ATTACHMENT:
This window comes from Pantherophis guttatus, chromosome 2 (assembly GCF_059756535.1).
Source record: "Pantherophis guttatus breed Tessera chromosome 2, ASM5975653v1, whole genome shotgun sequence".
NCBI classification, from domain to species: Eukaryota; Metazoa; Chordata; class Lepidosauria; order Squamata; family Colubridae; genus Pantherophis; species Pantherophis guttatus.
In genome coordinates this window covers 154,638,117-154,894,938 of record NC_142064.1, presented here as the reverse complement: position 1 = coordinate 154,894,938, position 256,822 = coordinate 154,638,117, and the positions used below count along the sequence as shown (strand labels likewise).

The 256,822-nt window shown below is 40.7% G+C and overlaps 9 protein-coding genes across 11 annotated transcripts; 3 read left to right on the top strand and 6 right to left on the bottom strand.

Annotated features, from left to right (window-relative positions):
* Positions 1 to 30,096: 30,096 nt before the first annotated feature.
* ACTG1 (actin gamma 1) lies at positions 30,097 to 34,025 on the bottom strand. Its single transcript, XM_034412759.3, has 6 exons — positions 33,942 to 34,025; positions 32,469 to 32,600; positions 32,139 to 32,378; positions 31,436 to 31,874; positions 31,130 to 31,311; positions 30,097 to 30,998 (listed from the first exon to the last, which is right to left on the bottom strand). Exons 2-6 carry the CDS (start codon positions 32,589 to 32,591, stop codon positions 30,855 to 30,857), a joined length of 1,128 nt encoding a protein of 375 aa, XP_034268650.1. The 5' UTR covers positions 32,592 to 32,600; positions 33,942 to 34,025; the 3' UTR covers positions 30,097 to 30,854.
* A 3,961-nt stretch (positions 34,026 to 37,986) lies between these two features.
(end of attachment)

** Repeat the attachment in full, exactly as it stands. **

This window comes from Pantherophis guttatus, chromosome 2 (assembly GCF_059756535.1).
Source record: "Pantherophis guttatus breed Tessera chromosome 2, ASM5975653v1, whole genome shotgun sequence".
NCBI classification, from domain to species: Eukaryota; Metazoa; Chordata; class Lepidosauria; order Squamata; family Colubridae; genus Pantherophis; species Pantherophis guttatus.
In genome coordinates this window covers 154,638,117-154,894,938 of record NC_142064.1, presented here as the reverse complement: position 1 = coordinate 154,894,938, position 256,822 = coordinate 154,638,117, and the positions used below count along the sequence as shown (strand labels likewise).

The 256,822-nt window shown below is 40.7% G+C and overlaps 9 protein-coding genes across 11 annotated transcripts; 3 read left to right on the top strand and 6 right to left on the bottom strand.

Annotated features, from left to right (window-relative positions):
* Positions 1 to 30,096: 30,096 nt before the first annotated feature.
* ACTG1 (actin gamma 1) lies at positions 30,097 to 34,025 on the bottom strand. Its single transcript, XM_034412759.3, has 6 exons — positions 33,942 to 34,025; positions 32,469 to 32,600; positions 32,139 to 32,378; positions 31,436 to 31,874; positions 31,130 to 31,311; positions 30,097 to 30,998 (listed from the first exon to the last, which is right to left on the bottom strand). Exons 2-6 carry the CDS (start codon positions 32,589 to 32,591, stop codon positions 30,855 to 30,857), a joined length of 1,128 nt encoding a protein of 375 aa, XP_034268650.1. The 5' UTR covers positions 32,592 to 32,600; positions 33,942 to 34,025; the 3' UTR covers positions 30,097 to 30,854.
* A 3,961-nt stretch (positions 34,026 to 37,986) lies between these two features.